Nitrate-N and Total N Concentration Relationships in Several Plant Species1
- G. L. Terman,
- J. C. Noggle and
- C. M. Hunt2
Accumulation of NO3-N in plants is important in regard to plant N nutritional status, in the formation of NO2-N toxic to animals and people consuming the plants, and as a producer of lethal gas in silos. This paper describes relationships between NO3-N and total N concentrations in plants grown in several greenhouse pot experiments, as affected largely by response to applied N and by continuing growth. Corn (Zea mays L.) was grown in soil with 200 to 800 mg of N/pot and in nutrient solutions with 2 to 16 ppm of N. Both crops were harvested at 4-day intervals. Spinach (Spinacea oleracea L.) and mustard (Brassica pervirdis L.) were grown in soil with several rates of N, P, and K, and tall rescue (Festuca arundinacea Shreb.) with 1.0 and 2.0 g of N/pot.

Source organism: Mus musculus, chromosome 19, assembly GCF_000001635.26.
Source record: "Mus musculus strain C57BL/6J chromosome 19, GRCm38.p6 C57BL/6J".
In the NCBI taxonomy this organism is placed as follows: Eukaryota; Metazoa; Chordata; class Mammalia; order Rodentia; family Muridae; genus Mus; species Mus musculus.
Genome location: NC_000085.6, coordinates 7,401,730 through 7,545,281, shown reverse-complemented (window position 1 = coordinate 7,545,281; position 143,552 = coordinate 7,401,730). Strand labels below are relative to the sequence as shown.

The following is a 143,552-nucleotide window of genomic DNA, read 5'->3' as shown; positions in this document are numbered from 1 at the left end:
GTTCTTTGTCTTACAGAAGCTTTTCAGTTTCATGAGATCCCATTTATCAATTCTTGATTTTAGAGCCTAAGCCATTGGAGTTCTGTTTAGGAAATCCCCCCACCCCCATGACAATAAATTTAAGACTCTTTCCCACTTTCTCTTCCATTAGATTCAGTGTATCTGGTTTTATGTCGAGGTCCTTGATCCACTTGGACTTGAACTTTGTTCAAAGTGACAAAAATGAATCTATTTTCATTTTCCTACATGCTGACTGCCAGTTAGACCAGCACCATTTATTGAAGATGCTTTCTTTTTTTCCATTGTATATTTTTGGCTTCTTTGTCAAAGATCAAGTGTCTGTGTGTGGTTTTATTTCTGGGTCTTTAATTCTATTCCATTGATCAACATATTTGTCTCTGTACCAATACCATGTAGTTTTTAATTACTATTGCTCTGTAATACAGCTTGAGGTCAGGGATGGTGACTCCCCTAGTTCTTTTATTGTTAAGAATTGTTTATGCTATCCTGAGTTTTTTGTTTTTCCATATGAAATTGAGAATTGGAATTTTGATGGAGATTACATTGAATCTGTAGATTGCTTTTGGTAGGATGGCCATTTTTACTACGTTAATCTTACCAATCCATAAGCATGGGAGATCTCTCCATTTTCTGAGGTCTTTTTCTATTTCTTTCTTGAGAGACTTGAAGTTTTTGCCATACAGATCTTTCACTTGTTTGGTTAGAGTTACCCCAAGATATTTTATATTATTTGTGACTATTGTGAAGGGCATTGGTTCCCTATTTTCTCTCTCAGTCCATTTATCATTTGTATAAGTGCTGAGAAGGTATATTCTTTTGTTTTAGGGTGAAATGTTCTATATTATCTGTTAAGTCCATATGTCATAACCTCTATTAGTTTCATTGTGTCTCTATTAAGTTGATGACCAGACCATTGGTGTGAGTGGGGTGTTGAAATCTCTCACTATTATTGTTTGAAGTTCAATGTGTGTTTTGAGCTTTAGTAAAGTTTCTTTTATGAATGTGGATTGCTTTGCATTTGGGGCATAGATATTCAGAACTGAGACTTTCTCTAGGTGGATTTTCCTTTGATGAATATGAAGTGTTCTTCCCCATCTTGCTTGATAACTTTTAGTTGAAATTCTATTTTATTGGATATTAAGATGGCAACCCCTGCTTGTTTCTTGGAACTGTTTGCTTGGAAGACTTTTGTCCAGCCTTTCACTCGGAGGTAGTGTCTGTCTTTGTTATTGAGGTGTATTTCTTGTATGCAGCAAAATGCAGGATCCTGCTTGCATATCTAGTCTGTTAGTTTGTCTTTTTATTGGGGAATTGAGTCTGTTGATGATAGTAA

These experiments conducted on N-deficient soils resulted in marked yield response and higher concentrations of total N and NO3-N with increase in rates of applied N. Concentrations decreased with age, dry matter accumulation, and depletion of N. Total N was higher in leaves than in stems, but the reverse was true for NO3-N. Concentrations of NO3-N started to increase in various crops above minimum total N values of 1.5 to 4.5%, which were highest for leaves, intermediate for leaves + stems, and lowest for stems or petioles. Below these minimum total N values, NO3-N remained near zero (< 0.1%). Discontinuous regression models appear most satisfactory to fit the entire range of the relationships between total and NO3-N. It was concluded that NO3-N concentrations in plants are negligible if the total N was < 1.5% to 4.5%, depending largely on plant part composition, plant species, and N source.Please view the pdf by using the Full Text (PDF) link under 'View' to the left.
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